Garden Club Awakens Blue Star Memorial Garden
Members of The Garden Club of Newtown recently spent time waking up the Blue Star Memorial Garden at VFW Post 302.
Linda Dunn, Holly Kocet, and Lisa Shirk spent part of the morning of April 28 pulling weeds and shrubs and putting in new plants for the roughly kidney-shaped garden on the corner of South Main Street (Route 25) and Mile Hill Road.
The women enjoyed the morning’s sun, but were challenged by some of the winds. While their work was swift it was also very productive.
Among the new plantings that Friday morning were Blue Star Ansonia, Mountain Mint, a Red Twice Dogwood, Bee Balm, and Coreopsis.
Holly added to the rear of the garden the ladies pointed out, will add “winter interest” once the foliage recedes and other plants go into hibernation later this year.
“In front of the sign, we’ve also planted two Little Blue Stem, a grass that will also offer winter interest,” Kocet said.
Many of the plants came from Earth Tones Native Plant Nursery in Woodbury.
Not everything was replaced that morning. Daffodils already in the ground were left in place.
The plant selections were done not only for the eye appeal for humans, but also for the benefit of pollinators and wildlife.
“We’re hoping people will drive by and see how beautiful these plants can be,” Dunn said.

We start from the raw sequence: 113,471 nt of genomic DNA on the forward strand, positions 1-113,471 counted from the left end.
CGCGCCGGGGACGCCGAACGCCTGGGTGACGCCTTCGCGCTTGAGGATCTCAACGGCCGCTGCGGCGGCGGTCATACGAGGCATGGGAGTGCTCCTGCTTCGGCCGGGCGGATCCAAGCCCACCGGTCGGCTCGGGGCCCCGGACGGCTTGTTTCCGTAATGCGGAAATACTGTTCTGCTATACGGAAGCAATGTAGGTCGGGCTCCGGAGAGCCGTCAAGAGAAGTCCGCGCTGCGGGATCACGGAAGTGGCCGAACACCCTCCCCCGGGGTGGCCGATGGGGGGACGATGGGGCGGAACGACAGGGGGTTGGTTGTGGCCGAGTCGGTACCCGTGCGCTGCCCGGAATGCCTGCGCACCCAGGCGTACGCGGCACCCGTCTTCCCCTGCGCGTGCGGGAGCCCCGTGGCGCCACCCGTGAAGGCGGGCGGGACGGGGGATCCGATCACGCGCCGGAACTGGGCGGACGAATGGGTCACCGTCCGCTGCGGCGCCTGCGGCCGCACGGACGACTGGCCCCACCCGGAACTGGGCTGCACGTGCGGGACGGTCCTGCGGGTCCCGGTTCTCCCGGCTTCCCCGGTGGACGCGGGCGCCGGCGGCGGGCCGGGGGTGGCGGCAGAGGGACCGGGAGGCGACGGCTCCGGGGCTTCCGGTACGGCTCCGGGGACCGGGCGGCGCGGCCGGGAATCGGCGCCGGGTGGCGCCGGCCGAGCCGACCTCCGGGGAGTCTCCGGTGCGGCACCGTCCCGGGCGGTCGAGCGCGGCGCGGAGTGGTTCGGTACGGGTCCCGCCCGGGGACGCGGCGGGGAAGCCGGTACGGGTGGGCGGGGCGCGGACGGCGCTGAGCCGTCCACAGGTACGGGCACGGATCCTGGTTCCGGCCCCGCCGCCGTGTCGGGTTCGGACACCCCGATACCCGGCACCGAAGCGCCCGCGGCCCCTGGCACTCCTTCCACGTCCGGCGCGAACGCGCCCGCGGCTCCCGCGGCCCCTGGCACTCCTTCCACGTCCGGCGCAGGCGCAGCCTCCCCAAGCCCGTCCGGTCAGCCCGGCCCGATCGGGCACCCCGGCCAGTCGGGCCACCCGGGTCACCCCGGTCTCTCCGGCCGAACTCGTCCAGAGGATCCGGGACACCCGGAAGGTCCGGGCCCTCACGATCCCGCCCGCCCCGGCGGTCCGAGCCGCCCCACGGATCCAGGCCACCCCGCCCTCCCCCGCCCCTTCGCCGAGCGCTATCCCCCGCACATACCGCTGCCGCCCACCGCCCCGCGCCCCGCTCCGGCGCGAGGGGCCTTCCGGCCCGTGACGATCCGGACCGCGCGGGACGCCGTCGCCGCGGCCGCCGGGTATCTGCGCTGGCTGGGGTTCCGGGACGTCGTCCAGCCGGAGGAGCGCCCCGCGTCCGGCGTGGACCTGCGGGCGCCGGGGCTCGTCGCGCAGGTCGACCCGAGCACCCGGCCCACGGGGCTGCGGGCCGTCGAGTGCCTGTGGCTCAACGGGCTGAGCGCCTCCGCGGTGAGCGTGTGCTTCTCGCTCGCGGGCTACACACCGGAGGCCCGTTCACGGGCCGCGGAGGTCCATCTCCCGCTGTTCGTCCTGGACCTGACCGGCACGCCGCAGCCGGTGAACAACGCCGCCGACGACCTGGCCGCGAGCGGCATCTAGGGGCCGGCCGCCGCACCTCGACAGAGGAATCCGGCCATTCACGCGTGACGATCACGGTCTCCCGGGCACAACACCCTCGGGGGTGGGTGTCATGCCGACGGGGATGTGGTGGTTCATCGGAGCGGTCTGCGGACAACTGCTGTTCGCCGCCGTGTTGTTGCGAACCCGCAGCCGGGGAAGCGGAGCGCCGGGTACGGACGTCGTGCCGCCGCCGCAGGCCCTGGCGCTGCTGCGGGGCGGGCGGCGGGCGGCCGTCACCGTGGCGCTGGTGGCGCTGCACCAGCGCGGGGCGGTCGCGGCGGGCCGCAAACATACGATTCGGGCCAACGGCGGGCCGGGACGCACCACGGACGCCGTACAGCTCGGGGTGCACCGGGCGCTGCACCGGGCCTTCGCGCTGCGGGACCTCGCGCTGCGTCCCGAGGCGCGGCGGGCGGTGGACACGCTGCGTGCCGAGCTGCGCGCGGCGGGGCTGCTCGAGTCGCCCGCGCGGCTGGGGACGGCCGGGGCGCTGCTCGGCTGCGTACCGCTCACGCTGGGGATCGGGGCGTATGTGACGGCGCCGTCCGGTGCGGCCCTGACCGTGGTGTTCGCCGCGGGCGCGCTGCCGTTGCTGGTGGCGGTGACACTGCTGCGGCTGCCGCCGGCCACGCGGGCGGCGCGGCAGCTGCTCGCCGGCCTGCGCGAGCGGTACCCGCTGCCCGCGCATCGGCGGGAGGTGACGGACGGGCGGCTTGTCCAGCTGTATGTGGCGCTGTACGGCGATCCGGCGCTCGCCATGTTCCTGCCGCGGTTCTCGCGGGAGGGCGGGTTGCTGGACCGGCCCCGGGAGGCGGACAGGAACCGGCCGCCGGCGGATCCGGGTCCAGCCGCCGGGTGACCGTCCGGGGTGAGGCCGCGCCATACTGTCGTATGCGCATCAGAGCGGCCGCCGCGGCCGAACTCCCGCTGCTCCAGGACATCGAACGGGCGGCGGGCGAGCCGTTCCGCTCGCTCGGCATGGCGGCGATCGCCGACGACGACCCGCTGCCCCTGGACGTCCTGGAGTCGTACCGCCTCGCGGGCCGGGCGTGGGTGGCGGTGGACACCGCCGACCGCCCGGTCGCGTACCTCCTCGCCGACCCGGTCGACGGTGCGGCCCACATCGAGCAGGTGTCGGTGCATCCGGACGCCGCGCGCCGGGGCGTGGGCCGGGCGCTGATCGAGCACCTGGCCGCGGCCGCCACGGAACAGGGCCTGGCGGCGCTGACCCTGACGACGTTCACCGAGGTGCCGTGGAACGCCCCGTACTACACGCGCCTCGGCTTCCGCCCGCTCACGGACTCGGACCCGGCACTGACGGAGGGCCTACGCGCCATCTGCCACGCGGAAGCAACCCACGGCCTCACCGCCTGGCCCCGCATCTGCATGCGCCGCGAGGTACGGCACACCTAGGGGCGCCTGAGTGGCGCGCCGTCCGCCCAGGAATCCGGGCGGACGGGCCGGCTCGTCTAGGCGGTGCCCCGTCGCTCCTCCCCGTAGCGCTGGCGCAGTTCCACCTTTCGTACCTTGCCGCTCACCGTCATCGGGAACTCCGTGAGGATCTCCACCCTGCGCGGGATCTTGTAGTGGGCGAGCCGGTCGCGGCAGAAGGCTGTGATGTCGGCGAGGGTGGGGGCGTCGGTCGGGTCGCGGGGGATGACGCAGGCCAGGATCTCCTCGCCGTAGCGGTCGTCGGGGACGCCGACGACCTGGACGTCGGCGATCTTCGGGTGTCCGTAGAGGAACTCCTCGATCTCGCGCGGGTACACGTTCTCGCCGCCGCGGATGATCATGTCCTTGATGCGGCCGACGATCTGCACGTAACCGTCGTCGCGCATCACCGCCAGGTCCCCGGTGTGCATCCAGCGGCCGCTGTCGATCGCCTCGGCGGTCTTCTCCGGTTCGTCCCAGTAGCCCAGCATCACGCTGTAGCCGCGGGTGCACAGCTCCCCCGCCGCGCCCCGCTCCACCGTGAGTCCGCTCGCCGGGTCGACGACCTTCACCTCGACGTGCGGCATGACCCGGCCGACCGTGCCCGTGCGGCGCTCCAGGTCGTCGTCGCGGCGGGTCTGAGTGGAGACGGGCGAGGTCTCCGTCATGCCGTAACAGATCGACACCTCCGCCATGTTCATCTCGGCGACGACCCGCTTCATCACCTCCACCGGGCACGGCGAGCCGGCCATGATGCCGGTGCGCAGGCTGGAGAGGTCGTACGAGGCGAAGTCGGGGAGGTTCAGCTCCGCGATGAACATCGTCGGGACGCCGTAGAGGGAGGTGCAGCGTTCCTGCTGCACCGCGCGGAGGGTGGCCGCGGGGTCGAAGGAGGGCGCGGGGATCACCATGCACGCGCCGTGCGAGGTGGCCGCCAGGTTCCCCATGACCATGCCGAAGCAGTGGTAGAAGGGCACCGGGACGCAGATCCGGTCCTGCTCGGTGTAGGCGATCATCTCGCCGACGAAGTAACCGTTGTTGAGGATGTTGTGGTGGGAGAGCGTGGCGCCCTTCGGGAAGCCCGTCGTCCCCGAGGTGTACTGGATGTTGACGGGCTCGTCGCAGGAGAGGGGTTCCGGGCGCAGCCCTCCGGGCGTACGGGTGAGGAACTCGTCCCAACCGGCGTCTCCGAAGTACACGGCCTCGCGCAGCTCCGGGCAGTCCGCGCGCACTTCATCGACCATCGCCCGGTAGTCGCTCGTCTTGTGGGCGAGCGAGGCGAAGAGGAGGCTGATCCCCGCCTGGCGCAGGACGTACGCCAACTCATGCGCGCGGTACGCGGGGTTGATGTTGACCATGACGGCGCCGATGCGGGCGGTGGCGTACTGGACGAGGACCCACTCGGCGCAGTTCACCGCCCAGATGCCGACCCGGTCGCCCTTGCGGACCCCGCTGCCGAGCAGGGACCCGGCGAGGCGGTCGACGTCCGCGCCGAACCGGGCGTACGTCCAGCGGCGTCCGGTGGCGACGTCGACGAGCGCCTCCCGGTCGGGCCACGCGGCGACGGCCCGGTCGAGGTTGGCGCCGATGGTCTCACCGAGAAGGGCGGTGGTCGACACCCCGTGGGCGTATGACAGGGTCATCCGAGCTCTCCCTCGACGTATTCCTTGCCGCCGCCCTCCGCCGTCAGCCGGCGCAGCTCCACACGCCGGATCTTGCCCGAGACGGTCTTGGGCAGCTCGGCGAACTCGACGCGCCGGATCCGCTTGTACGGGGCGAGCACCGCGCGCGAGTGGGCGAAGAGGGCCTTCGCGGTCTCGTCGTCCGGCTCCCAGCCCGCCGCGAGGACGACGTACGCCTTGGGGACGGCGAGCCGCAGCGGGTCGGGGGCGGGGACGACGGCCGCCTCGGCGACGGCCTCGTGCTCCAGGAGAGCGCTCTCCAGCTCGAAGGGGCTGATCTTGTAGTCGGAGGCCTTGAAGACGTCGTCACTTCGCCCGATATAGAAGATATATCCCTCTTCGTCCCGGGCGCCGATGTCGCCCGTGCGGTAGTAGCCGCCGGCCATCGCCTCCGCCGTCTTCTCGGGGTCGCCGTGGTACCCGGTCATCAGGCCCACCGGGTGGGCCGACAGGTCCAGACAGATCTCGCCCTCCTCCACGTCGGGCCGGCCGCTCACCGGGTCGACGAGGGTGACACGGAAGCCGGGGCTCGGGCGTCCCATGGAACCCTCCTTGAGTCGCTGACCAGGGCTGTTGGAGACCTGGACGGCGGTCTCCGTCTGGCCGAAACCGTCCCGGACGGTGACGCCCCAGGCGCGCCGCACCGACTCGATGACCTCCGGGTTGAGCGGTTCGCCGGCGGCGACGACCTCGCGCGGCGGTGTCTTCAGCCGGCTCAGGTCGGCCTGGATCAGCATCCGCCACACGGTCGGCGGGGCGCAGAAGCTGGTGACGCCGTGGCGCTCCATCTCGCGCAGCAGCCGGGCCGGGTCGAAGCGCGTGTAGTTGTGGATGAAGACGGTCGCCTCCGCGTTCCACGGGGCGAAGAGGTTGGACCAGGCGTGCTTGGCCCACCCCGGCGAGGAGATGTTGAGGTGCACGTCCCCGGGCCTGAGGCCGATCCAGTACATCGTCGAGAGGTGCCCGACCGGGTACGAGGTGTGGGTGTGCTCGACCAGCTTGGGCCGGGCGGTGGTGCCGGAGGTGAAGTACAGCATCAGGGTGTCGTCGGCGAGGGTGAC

Kocet is a co-founder of Protect Our Pollinators, a nonprofit group dedicated to increased awareness of threatened pollinator species, the importance of planting native plants, and the need to eliminate harmful pesticides and choose safer alternatives.
“Native plants are important for pollinators. That’s becoming more and more important,” she said.
Dunn noted that such plants are both a food source and a pollen source for bees and wildlife.
The Blue Star Memorial Garden at the VFW Post has been in place since 2003. The garden club joined forces that year with Newtown Lions Club to bring the nationwide garden program to town.
The New Jersey Council of Garden Clubs started the Blue Star Memorial Programs in 1944, as a memorial to World War II veterans. That year, the council planted 8,000 dogwood trees to honor veterans.
The National Council of State Garden Clubs adopted the program in 1945, and began a Blue Star Highway system. Large metal signs emblazoned with a blue star — the symbol displayed by families with sons and daughters away at war — and surrounded by gardens, are posted at sites for thousands of miles across the country.
The Blue Star Highway system was later expanded to pay tribute not only to veterans of World War II, but to any who have served, are serving and will serve. The signs may be placed at veterans’s facilities, national cemeteries, parks, and other civic locations.
The local garden club and Lions Club chapter shared the cost of the post and marker, which was approximately $1,000 at the time, then-Garden Club Vice President Deb Osborne told The Newtown Bee in 2011. At that time, Newtown’s was one of only three Blue Star Memorial Gardens in the state.
The Lions installed the post and marker, and the garden club continues to maintain the garden.
There are now 15 Blue Star Memorial gardens in the state, according to The Federated Garden Clubs of Connecticut (FGCCT). Each is sponsored by a garden club that is a member of FGCCT or by FGCCT itself.
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